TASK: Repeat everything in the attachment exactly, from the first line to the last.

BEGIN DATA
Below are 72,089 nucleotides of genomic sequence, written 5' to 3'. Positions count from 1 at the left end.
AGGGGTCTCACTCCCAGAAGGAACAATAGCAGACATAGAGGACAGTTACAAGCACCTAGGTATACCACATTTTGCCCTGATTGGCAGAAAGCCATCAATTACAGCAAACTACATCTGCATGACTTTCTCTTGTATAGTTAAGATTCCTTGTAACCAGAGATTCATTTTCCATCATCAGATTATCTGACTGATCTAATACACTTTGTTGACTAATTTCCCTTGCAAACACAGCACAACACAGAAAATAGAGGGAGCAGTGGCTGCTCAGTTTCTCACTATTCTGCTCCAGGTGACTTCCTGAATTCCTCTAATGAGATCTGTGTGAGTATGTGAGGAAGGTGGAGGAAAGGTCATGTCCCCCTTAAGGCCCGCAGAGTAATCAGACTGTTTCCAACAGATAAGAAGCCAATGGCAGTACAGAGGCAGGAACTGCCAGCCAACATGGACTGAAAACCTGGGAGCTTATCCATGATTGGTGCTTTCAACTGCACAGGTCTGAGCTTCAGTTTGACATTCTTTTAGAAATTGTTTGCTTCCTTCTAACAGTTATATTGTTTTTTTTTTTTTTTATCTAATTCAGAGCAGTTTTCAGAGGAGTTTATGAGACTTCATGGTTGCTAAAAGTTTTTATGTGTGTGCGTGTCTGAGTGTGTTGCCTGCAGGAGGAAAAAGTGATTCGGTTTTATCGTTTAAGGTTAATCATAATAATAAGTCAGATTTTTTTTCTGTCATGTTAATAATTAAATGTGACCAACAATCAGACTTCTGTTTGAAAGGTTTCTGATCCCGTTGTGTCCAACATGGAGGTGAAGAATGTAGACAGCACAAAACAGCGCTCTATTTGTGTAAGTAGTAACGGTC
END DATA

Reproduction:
Below are 72,089 nucleotides of genomic sequence, written 5' to 3'. Positions count from 1 at the left end.
AGGGGTCTCACTCCCAGAAGGAACAATAGCAGACATAGAGGACAGTTACAAGCACCTAGGTATACCACATTTTGCCCTGATTGGCAGAAAGCCATCAATTACAGCAAACTACATCTGCATGACTTTCTCTTGTATAGTTAAGATTCCTTGTAACCAGAGATTCATTTTCCATCATCAGATTATCTGACTGATCTAATACACTTTGTTGACTAATTTCCCTTGCAAACACAGCACAACACAGAAAATAGAGGGAGCAGTGGCTGCTCAGTTTCTCACTATTCTGCTCCAGGTGACTTCCTGAATTCCTCTAATGAGATCTGTGTGAGTATGTGAGGAAGGTGGAGGAAAGGTCATGTCCCCCTTAAGGCCCGCAGAGTAATCAGACTGTTTCCAACAGATAAGAAGCCAATGGCAGTACAGAGGCAGGAACTGCCAGCCAACATGGACTGAAAACCTGGGAGCTTATCCATGATTGGTGCTTTCAACTGCACAGGTCTGAGCTTCAGTTTGACATTCTTTTAGAAATTGTTTGCTTCCTTCTAACAGTTATATTGTTTTTTTTTTTTTTTATCTAATTCAGAGCAGTTTTCAGAGGAGTTTATGAGACTTCATGGTTGCTAAAAGTTTTTATGTGTGTGCGTGTCTGAGTGTGTTGCCTGCAGGAGGAAAAAGTGATTCGGTTTTATCGTTTAAGGTTAATCATAATAATAAGTCAGATTTTTTTTCTGTCATGTTAATAATTAAATGTGACCAACAATCAGACTTCTGTTTGAAAGGTTTCTGATCCCGTTGTGTCCAACATGGAGGTGAAGAATGTAGACAGCACAAAACAGCGCTCTATTTGTGTAAGTAGTAACGGTC